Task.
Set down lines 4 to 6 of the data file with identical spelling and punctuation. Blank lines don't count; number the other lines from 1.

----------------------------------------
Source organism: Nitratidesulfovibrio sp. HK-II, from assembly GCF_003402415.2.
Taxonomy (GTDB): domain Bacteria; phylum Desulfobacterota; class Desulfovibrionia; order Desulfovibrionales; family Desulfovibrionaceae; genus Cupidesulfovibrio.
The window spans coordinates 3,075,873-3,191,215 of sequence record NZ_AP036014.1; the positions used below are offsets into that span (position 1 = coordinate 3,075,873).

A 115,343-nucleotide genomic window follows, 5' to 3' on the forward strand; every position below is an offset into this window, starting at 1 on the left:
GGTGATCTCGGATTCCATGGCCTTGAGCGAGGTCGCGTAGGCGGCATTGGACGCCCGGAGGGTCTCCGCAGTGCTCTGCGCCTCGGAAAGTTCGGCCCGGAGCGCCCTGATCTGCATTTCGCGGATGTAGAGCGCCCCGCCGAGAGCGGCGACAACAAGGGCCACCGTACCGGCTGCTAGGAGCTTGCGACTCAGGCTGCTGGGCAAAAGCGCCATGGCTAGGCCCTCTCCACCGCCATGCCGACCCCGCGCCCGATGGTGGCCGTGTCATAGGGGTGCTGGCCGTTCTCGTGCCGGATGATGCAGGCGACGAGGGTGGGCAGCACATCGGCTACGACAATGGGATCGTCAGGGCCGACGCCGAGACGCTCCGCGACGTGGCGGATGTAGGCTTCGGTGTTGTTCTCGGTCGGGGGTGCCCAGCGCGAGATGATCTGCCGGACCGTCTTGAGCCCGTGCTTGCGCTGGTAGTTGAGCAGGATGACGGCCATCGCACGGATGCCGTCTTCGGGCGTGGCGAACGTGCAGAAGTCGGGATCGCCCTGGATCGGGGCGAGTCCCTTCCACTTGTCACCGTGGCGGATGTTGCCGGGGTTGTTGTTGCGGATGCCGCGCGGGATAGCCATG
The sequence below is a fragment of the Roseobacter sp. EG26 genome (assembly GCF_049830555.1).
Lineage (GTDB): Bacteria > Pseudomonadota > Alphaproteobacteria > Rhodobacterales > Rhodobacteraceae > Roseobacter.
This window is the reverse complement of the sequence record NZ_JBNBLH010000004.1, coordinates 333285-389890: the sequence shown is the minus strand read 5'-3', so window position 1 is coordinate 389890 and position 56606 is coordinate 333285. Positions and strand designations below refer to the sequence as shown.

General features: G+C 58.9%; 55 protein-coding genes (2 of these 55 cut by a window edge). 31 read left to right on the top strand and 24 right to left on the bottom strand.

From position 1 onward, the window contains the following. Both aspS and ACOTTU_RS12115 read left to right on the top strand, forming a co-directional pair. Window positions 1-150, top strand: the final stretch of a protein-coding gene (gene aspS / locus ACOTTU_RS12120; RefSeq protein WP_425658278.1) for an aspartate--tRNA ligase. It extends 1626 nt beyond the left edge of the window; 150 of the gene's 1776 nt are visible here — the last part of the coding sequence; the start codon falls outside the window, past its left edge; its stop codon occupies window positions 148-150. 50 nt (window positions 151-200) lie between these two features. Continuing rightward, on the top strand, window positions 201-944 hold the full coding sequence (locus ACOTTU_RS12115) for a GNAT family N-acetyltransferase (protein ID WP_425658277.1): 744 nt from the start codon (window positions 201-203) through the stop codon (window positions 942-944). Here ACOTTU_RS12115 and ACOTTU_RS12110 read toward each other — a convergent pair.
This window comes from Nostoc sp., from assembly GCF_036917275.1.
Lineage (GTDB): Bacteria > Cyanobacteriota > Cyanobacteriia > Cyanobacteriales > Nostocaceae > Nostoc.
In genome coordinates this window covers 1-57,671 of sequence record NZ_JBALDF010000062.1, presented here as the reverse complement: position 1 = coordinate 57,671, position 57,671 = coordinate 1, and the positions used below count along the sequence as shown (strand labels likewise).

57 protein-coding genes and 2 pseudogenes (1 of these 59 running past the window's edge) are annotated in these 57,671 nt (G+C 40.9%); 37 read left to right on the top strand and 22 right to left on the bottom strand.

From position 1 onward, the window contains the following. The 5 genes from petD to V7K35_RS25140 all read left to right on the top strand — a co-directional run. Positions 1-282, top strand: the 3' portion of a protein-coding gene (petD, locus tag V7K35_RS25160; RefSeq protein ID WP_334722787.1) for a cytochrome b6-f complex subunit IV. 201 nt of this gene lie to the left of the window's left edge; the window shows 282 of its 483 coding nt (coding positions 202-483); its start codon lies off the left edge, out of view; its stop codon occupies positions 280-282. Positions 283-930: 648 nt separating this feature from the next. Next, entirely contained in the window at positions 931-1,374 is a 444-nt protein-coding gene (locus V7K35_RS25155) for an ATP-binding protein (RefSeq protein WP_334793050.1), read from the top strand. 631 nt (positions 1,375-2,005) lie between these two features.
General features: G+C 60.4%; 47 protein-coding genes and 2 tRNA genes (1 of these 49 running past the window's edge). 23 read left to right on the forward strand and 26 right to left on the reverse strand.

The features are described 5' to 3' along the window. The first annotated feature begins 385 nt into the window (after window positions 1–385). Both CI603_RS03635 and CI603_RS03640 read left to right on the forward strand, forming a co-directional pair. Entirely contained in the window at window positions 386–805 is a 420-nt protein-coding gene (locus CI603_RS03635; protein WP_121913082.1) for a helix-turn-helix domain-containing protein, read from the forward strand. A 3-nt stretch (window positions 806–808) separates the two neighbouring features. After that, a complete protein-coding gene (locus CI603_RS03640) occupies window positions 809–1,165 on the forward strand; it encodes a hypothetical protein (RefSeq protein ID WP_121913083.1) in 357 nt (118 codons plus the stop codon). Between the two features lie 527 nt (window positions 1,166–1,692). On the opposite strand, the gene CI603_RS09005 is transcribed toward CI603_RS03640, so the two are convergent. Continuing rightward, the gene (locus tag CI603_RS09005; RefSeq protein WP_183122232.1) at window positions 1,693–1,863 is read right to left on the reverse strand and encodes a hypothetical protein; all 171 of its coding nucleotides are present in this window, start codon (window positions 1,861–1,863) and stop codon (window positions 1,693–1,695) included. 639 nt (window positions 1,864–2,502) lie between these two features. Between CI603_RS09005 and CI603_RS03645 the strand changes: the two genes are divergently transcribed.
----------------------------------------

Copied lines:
A 115,343-nucleotide genomic window follows, 5' to 3' on the forward strand; every position below is an offset into this window, starting at 1 on the left:
GGTGATCTCGGATTCCATGGCCTTGAGCGAGGTCGCGTAGGCGGCATTGGACGCCCGGAGGGTCTCCGCAGTGCTCTGCGCCTCGGAAAGTTCGGCCCGGAGCGCCCTGATCTGCATTTCGCGGATGTAGAGCGCCCCGCCGAGAGCGGCGACAACAAGGGCCACCGTACCGGCTGCTAGGAGCTTGCGACTCAGGCTGCTGGGCAAAAGCGCCATGGCTAGGCCCTCTCCACCGCCATGCCGACCCCGCGCCCGATGGTGGCCGTGTCATAGGGGTGCTGGCCGTTCTCGTGCCGGATGATGCAGGCGACGAGGGTGGGCAGCACATCGGCTACGACAATGGGATCGTCAGGGCCGACGCCGAGACGCTCCGCGACGTGGCGGATGTAGGCTTCGGTGTTGTTCTCGGTCGGGGGTGCCCAGCGCGAGATGATCTGCCGGACCGTCTTGAGCCCGTGCTTGCGCTGGTAGTTGAGCAGGATGACGGCCATCGCACGGATGCCGTCTTCGGGCGTGGCGAACGTGCAGAAGTCGGGATCGCCCTGGATCGGGGCGAGTCCCTTCCACTTGTCACCGTGGCGGATGTTGCCGGGGTTGTTGTTGCGGATGCCGCGCGGGATAGCCATG
The sequence below is a fragment of the Roseobacter sp. EG26 genome (assembly GCF_049830555.1).